My ability shows up in little ways in my life.  Quirky things, like not being able to watch blood-and-guts movies.  I have a visceral reaction to … well, viscera. I also can’t handle lots of loud explosions.  Honestly my favorite types of films are happy ending, Disney-style, boy-gets-girl ones.  I tend to insert myself into the film, and feel emotions even as I watch, as if the story were real, and it hurts (physically, hurts in my chest) when I have to watch tragic things.  So I avoid them.  My sweet husband is wonderfully accommodating with me on movie dates, even if it means we see something rated PG or animated.   Another way it shows up is in thinking so strongly about someone that they call (or show up), or dreaming about someone, asking if they are alright, and having them respond with “how did you know?”

In addition to having stronger experiences emotionally, Empaths can often “read” other people, or feel the emotions of the people around them.  This is true in my case.  (Remember Deanna Troy in Star Trek?  She had this ability.) As you can imagine, this makes trips to places like the mall and crowded restaurants uncomfortable.  Often, it makes me tired, and I experience sensory overload.  The talking, the music, the clanging, the smells, and on top of that, the anger/depression/worry soaking into my pores usually gives me  headaches and a strong need to nap.  Empaths love to love people, and have a strong desire to avoid confrontation at all costs. (I have a shirt that says “Lover, Not a Fighter” on it.  That pretty much sums it up.)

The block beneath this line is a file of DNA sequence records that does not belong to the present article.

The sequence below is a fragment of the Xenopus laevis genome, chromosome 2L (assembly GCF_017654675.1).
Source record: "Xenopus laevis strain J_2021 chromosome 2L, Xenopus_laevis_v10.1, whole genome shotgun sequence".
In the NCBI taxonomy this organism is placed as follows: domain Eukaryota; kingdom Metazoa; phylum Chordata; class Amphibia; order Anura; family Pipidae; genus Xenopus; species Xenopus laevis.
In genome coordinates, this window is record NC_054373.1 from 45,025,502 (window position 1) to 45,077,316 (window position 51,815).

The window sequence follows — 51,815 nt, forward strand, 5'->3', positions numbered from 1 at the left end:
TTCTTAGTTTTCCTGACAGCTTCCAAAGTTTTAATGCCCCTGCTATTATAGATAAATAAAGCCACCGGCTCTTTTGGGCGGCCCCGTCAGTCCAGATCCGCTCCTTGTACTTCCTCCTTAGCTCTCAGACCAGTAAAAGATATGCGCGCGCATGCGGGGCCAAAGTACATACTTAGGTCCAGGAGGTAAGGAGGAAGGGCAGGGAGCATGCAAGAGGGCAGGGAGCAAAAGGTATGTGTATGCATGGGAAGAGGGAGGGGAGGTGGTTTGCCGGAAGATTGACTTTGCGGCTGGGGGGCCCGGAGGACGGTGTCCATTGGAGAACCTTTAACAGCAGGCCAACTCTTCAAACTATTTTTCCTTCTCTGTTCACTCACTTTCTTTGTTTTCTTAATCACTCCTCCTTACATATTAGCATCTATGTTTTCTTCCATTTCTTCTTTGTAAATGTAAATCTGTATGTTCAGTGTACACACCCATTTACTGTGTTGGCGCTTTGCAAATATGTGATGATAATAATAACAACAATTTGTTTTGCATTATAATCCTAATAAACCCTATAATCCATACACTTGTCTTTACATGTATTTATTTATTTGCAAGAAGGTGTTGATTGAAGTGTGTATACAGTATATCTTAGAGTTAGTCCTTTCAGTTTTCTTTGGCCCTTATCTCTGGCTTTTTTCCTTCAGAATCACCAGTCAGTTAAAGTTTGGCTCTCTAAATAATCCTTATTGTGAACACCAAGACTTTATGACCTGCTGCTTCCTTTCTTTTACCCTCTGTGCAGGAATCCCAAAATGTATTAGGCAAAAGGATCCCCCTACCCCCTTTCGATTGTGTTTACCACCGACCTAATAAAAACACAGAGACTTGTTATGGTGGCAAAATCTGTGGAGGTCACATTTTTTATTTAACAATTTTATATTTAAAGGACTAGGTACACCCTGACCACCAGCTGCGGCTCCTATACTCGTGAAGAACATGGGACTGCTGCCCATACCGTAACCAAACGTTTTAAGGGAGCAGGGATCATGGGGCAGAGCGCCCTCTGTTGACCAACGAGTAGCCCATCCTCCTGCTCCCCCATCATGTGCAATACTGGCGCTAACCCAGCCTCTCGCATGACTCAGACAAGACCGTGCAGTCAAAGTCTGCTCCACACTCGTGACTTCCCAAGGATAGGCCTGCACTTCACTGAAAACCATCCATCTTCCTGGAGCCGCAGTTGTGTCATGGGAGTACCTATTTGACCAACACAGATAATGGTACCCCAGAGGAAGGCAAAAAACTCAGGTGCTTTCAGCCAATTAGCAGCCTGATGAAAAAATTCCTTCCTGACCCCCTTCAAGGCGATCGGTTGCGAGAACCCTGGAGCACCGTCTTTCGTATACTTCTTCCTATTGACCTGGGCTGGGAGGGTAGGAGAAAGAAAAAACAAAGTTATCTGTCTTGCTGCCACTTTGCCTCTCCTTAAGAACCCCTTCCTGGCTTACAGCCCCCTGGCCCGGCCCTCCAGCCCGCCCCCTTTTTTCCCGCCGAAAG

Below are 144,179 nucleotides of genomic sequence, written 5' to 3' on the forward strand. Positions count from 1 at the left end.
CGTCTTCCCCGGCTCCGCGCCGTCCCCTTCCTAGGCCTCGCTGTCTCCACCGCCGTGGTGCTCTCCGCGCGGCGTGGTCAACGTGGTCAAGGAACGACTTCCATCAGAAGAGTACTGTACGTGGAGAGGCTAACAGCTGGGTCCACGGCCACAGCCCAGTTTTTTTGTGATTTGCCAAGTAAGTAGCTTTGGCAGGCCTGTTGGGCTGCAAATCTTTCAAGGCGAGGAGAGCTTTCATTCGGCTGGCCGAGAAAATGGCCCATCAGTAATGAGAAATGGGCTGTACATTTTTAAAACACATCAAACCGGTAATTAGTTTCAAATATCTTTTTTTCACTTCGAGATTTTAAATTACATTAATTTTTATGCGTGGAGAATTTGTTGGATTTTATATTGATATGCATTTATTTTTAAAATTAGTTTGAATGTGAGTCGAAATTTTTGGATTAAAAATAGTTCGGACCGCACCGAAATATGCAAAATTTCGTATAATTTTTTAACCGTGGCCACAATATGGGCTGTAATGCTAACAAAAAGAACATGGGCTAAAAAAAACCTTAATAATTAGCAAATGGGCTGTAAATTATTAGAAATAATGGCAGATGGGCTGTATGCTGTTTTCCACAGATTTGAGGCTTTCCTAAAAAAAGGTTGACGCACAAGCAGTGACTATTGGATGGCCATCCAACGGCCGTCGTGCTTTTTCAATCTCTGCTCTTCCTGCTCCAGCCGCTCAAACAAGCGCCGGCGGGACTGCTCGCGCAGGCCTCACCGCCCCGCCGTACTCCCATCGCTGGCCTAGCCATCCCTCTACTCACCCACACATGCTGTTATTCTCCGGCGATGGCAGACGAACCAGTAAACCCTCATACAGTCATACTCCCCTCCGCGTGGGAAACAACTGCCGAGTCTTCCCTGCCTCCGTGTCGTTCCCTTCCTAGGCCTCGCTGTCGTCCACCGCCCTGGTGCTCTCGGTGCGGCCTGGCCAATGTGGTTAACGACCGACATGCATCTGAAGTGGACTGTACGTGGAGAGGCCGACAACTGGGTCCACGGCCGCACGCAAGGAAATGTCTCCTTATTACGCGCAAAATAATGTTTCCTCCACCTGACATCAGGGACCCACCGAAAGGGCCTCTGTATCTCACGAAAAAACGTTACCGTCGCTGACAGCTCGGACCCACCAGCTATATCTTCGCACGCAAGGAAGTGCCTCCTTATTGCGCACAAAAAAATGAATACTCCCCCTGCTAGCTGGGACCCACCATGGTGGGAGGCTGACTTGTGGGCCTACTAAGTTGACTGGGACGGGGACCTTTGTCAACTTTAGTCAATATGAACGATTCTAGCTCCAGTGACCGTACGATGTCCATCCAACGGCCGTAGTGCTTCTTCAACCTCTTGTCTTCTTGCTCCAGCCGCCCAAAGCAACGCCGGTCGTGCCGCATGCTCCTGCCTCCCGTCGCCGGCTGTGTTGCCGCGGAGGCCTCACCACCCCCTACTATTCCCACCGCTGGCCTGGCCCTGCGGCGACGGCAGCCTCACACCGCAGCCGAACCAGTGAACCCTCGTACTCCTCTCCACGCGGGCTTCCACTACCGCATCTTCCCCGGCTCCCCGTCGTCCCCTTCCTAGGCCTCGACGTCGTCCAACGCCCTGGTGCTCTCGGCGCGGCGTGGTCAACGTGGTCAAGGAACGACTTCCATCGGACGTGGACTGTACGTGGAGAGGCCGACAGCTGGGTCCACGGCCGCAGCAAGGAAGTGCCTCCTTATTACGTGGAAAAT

Some people say that Empaths are not really gifted, they are just people who get their feelings hurt easily.  I am writing to say that 1) That’s a lie, and 2) People who call others “too sensitive” just don’t want to feel guilty for acting like jerks.  Now, it is true my feelings get hurt easily.  But I also love easily and deeply, feel compassion and – of course – empathy in a way that most others don’t, and when I’m happy it’s an ecstasy that most people don’t get to experience.

Most Empaths are gifted in more than one way.  Some can see auras, some have visions in dreams.  In a crowd, they usually go unnoticed, sitting in a corner somewhere watching quietly.  But they are valuable members of society, the “bleeding hearts” who have a tremendous ability to love their fellow man, generosity beyond measure, and an appreciation for people of all shapes, sizes, and creeds.

Mother Teresa is believed to have been an Empath, as well as actor Keanu Reeves, who is famously reclusive, shy, and kind.  Empaths are extremely good listeners, will quite literally hand over the coat on their back for someone else, and do well in creative careers like writing (hello) and painting.

Do  you know an Empath?  Are you Empathic?  I’d like to hear about your experiences.  If you would like to take an Empath test, try here: http://www.empathtest.com/ or here: http://themindunleashed.org/2013/10/30-traits-of-empath.html

If you love an Empath or HSP or want to know how to love them best, please read: http://www.lifehack.org/articles/communication/15-tips-help-you-love-empath.html  AND  http://www.selfhealingexpressions.com/famous_empaths.shtml  AND https://www.psychologytoday.com/blog/awake-the-wheel/201305/feel-live-the-secret-life-empath .